Two pieces of fried chicken with a biscuit on a white paper plate on a blue tray
Don’t forget the biscuit at Palace Fried Chicken.
Robert Sietsema/Eater NY

Jollibee

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The fast-food Filipino chain Jollibee — whose mascot is a radiantly happy bumblebee — has long been established in Woodside, but it took years for its Manhattan branch to open in 2018, and then two more appeared in Jersey City, one inside the PATH station at Journal Square. Good fried chicken sold by the (largish) piece is its raison d’être, but the sides are also worth ordering. These include a very sweet spaghetti with tomato sauce topped with cheese. The peach-mango fried hand pies are also estimable.

You’re not going to believe this, but it’s a fried chicken drumstick plus a giant pile of spaghetti with red sauce
Fried chicken and spaghetti is the signature combo at Jollibee.
Robert Sietsema/Eater NY

Bonchon New York

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This classic Korean fried chicken chain located in Koreatown double fries birds to order, so your poultry will be super fresh, with a very crisp and slightly sweet crust, whether ordering the spicy version or one doused in soy garlic. Sides include kimchi coleslaw and pickled daikon radish, and the Parmesan-heaped french fries aren’t bad, either. There are multiple other locations, including in Brooklyn and New Jersey.

A box of sticky looking fried chicken, with french fry and cubed radish sides.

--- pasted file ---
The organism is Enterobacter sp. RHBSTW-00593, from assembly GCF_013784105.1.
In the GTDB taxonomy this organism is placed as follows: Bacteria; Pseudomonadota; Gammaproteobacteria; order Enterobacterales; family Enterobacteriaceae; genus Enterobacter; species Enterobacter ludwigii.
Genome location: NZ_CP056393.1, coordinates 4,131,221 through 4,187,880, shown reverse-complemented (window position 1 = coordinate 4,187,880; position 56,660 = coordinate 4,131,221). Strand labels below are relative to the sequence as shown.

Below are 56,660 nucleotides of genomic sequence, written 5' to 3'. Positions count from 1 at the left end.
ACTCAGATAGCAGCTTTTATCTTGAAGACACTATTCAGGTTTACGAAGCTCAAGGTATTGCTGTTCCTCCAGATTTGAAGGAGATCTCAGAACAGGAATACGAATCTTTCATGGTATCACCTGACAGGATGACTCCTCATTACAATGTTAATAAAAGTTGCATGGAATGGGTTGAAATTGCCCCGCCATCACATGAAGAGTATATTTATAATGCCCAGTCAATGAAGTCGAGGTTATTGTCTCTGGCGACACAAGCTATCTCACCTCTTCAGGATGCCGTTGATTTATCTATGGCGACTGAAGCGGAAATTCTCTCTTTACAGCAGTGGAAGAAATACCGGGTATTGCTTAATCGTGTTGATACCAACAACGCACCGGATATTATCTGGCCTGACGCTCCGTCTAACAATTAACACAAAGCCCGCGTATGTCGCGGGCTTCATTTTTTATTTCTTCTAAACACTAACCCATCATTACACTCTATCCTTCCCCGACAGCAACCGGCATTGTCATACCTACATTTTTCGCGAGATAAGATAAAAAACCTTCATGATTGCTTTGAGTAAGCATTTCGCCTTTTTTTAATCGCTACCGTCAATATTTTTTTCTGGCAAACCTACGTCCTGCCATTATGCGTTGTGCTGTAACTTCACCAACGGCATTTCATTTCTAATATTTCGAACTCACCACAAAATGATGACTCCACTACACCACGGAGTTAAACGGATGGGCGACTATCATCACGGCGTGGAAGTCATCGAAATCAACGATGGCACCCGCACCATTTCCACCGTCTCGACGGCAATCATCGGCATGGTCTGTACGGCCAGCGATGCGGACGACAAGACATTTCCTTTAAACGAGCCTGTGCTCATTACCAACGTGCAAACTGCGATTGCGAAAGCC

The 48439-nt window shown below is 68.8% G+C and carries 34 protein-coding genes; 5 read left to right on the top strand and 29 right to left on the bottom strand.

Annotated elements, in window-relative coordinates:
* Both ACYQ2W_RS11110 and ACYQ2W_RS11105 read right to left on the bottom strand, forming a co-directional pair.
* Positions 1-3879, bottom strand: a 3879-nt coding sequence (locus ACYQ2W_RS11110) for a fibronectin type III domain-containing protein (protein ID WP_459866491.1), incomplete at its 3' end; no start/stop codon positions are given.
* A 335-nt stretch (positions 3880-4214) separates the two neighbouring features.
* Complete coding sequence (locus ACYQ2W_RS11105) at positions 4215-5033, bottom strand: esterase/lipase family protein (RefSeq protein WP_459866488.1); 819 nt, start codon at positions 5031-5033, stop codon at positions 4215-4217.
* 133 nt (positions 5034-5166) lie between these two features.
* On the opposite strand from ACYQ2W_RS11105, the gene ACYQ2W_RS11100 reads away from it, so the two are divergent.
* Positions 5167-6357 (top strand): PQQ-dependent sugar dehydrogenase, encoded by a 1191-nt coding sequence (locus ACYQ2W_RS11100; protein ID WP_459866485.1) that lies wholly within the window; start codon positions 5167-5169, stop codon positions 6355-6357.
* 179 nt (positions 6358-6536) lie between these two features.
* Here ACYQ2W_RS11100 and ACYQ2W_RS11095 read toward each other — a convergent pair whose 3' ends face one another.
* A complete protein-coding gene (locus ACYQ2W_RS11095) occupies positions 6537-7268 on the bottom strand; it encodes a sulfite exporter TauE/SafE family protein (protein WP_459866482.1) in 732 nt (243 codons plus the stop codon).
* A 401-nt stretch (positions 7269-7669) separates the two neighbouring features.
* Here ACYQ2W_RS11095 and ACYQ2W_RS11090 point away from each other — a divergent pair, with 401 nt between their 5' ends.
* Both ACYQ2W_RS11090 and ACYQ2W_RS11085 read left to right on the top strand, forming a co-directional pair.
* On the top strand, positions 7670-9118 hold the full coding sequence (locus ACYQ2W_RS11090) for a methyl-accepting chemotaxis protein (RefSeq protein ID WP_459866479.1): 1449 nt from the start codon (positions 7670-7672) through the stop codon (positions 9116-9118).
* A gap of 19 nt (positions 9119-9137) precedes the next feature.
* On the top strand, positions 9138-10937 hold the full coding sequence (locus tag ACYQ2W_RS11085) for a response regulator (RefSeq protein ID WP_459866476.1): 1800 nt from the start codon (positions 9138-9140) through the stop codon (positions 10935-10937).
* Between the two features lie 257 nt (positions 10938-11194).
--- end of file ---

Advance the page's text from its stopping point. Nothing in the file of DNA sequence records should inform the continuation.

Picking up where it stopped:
Two cardboard takeout containers, one with red-orange Korean fried chicken and one with french fries with a side container of pickeled radish.
Robert Sietsema/Eater

TKK Fried Chicken

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For some fine fast-food fried chicken that’s not Popeyes, turn to Taiwan’s TKK chain, founded in 1974. It teamed up with Kung Fu Tea near Baruch College, where you can wash down fairly conventional fried chicken with a vast range of hot and frozen beverages (plus beer). The chicken comes in three degrees of hotness. Don’t miss the fried chicken-skin rolls stuffed with sticky rice, called kwa kwa bao.

TKK Fried Chicken plate with tea and shishito peppers.
Order fried chicken and shishito peppers at TKK Fried Chicken.
Robert Sietsema/Eater NY

Cemitas El Tigre

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A cemita is a Mexican sandwich hailing from the state of Puebla, made with a distinct round roll heaped high with cheese, avocado, black beans, tomatoes, mayo, and papalo leaves, which have a wonderful tarry taste. Woodside’s Cemitas El Tigre offers an unusual cemita that features fried chicken as its principal component. Great fried chicken tacos and fried chicken burritos also available.

A Mexican cemita sandwich loaded with fried chicken seen in cross section.
A fried chicken cemita from Cemitas El Tigre.
Robert Sietsema/Eater NY

Pelicana Chicken

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This Korean chain, which styles itself as the King of Chicken, offers the usual assortment of bone-in and boneless chicken pieces, and batters that can vary in levels of crispiness and spiciness. In addition, it also provides dipping sauces in flavors like camembert, honey garlic, and scallion that enliven the poultry considerably. Other locations in Manhattan, Queens, and Brooklyn.

Two trays of fried chicken with all sorts of toppings and dipping sauces on the side.
Trays of fried chicken from Pelicana.
Robert Sietsema/Eater NY

Pecking House

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The wait list to order the fried chicken from this Eleven Madison Park alum is long but worth it. Chef Eric Huang offers three pieces of fried chicken — spiked with Tianjin chile and Szechuan peppercorns — with three rotating side dishes such as smashed cucumbers or a seasonal salad. During much of the pandemic it was exclusively carryout and delivery, but a brick-and-mortar location is forthcoming.